An Octave Above Thunder

... reverberation
  Of thunder of spring over distant mountains
  He who was living is now dead
  We who were living are now dying
  With a little patience.

--T. S. Eliot,
"What the Thunder Said"

1

She began as we huddled, six of us,
in the cellar, raising her voice above
those towering syllables...

Never mind she cried when storm candles
flickered, glass shattered upstairs.
Reciting as if on horseback,
she whipped the meter,

trampling rhyme, reining in the reins
of the air with her left hand as she
stood, the washing machine behind her
stunned on its haunches, not spinning.

She spun the lines around each other,
her gaze fixed. I knew she'd silenced
a cacophony of distractions in her head,
to summon what she owned, rote-bright:

Of man's first disobedience,
  and the fruit...
  of the flower in a crannied wall
  and one clear call...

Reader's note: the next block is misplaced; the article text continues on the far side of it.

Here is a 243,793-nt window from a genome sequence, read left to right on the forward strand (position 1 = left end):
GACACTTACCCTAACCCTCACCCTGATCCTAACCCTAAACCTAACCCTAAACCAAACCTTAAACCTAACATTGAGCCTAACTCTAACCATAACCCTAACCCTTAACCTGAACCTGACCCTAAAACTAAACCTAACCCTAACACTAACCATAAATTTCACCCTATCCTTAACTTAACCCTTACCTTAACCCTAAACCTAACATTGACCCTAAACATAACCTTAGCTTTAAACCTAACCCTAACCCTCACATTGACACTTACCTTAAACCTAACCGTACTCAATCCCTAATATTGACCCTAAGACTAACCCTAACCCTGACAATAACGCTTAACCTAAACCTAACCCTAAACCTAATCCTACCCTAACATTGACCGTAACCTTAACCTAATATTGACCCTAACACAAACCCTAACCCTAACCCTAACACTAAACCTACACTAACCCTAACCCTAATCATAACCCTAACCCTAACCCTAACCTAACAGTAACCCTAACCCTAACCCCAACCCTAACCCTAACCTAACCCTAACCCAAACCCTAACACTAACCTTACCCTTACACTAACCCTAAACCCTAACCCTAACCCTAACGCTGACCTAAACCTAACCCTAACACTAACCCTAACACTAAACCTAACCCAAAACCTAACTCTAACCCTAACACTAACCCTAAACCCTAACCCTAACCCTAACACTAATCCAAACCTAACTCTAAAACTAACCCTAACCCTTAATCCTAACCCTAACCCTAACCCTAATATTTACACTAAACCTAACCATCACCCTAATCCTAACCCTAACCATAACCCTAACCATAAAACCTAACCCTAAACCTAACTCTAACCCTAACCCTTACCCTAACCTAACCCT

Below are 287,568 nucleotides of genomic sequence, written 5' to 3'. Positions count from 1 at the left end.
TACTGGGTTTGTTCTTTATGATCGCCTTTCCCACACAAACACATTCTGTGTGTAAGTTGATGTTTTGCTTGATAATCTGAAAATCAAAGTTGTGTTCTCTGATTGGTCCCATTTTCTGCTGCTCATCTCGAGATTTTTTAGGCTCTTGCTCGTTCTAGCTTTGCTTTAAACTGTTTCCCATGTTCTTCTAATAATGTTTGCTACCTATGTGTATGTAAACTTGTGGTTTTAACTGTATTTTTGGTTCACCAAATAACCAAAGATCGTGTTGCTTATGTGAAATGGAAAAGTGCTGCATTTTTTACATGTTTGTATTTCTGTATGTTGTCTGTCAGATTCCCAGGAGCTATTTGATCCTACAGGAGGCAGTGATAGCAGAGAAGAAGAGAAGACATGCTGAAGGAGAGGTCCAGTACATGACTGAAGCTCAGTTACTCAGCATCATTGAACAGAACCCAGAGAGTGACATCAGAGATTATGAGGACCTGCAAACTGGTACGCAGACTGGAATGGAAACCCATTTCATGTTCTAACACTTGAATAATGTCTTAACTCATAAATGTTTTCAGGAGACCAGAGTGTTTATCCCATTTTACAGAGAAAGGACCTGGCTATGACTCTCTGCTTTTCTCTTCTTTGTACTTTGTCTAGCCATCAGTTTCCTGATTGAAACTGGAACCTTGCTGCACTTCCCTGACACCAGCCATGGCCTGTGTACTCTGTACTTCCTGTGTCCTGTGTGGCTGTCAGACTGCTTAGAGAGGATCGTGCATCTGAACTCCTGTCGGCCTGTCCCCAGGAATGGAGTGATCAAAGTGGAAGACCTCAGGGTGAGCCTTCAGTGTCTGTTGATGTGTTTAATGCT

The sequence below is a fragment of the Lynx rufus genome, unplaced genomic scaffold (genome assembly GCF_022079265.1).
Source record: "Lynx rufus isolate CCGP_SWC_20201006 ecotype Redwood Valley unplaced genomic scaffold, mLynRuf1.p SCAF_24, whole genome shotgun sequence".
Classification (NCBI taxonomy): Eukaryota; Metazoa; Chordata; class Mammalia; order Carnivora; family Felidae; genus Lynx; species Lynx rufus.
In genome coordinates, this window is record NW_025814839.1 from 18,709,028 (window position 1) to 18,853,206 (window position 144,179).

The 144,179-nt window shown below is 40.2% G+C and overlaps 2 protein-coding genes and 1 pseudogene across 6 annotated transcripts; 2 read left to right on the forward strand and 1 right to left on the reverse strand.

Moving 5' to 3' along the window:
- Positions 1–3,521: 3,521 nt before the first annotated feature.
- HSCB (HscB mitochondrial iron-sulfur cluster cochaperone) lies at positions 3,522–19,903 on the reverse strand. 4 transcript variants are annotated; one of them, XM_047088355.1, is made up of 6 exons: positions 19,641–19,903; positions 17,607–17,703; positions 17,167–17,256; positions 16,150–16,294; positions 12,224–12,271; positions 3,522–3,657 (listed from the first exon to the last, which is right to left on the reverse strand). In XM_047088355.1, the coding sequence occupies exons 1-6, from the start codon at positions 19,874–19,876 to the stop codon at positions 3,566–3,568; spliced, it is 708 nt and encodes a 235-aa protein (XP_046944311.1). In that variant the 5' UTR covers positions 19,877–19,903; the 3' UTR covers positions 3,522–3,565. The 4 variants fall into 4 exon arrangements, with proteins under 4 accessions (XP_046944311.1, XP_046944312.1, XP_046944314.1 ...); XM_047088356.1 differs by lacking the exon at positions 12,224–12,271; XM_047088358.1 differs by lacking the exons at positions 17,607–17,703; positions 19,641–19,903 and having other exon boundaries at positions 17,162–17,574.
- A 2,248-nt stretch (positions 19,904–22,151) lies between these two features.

for the child who'd risen before school assemblies:
eerie Dakota rumble that rolled yet never brought
rain breaking over the podium. Her voice rose,
an octave above thunder:

When I consider how my light is spent--
I thought of her light, poured willy-nilly.
in this dark world and wide: half-blind, blind,
a widening distraction Getting and spending
 we lay waste our powers...Different poem, a trick!

Her eyes singled me out as the wind slowed.
Then, reflective, I'd rather be / a Pagan
 sucked in a creed outworn / than a dullard
 with nothing by heart.

It was midsummer, Minnesota. In the sky,
the Blind Poet blew sideways, his cape spilling
rain. They also serve! she sang, hailing
closure

as I stopped hearing her. I did not want to
stand and wait. I loathed nothing so much
as the forbearance now in her voice,
insisting that Beauty was at hand,

but not credible. I considered
how we twisted into ourselves to live.
When the storm stopped, I sat still,
listening.

Here were the words of the Blind Poet--
crumpled like wash for the line, to be
dried, pressed flat. Upstairs, someone called
my name. What sense would it ever

make to them, the unread world, the getters and spenders,
if they could not hear what I heard,
not feel what I felt
nothing ruined poetry, a voice revived it,
extremity.

by Carol Muske-Dukes

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